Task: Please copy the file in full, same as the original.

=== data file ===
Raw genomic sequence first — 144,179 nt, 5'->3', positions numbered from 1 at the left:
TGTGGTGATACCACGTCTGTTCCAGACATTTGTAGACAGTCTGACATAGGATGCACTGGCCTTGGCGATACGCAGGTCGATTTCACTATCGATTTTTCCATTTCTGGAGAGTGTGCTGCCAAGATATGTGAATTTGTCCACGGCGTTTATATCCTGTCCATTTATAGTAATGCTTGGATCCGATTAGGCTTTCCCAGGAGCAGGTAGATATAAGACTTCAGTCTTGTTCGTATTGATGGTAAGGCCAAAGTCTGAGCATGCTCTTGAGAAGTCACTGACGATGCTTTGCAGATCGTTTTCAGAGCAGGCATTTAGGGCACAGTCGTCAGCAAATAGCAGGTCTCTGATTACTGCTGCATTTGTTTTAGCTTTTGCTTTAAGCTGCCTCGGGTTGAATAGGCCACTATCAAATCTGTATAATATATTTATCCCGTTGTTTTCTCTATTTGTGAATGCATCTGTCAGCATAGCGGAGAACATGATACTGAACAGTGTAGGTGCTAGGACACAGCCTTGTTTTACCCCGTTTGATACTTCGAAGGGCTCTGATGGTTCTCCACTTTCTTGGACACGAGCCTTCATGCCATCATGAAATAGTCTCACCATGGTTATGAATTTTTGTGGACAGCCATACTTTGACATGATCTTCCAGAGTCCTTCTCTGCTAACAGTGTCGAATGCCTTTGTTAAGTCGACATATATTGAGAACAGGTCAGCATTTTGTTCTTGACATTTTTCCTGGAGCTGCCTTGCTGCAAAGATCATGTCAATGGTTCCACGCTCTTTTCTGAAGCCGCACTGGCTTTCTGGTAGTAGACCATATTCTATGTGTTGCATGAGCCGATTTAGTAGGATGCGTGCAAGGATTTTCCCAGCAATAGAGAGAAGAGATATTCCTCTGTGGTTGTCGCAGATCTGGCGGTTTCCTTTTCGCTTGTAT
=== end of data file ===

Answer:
Raw genomic sequence first — 144,179 nt, 5'->3', positions numbered from 1 at the left:
TGTGGTGATACCACGTCTGTTCCAGACATTTGTAGACAGTCTGACATAGGATGCACTGGCCTTGGCGATACGCAGGTCGATTTCACTATCGATTTTTCCATTTCTGGAGAGTGTGCTGCCAAGATATGTGAATTTGTCCACGGCGTTTATATCCTGTCCATTTATAGTAATGCTTGGATCCGATTAGGCTTTCCCAGGAGCAGGTAGATATAAGACTTCAGTCTTGTTCGTATTGATGGTAAGGCCAAAGTCTGAGCATGCTCTTGAGAAGTCACTGACGATGCTTTGCAGATCGTTTTCAGAGCAGGCATTTAGGGCACAGTCGTCAGCAAATAGCAGGTCTCTGATTACTGCTGCATTTGTTTTAGCTTTTGCTTTAAGCTGCCTCGGGTTGAATAGGCCACTATCAAATCTGTATAATATATTTATCCCGTTGTTTTCTCTATTTGTGAATGCATCTGTCAGCATAGCGGAGAACATGATACTGAACAGTGTAGGTGCTAGGACACAGCCTTGTTTTACCCCGTTTGATACTTCGAAGGGCTCTGATGGTTCTCCACTTTCTTGGACACGAGCCTTCATGCCATCATGAAATAGTCTCACCATGGTTATGAATTTTTGTGGACAGCCATACTTTGACATGATCTTCCAGAGTCCTTCTCTGCTAACAGTGTCGAATGCCTTTGTTAAGTCGACATATATTGAGAACAGGTCAGCATTTTGTTCTTGACATTTTTCCTGGAGCTGCCTTGCTGCAAAGATCATGTCAATGGTTCCACGCTCTTTTCTGAAGCCGCACTGGCTTTCTGGTAGTAGACCATATTCTATGTGTTGCATGAGCCGATTTAGTAGGATGCGTGCAAGGATTTTCCCAGCAATAGAGAGAAGAGATATTCCTCTGTGGTTGTCGCAGATCTGGCGGTTTCCTTTTCGCTTGTAT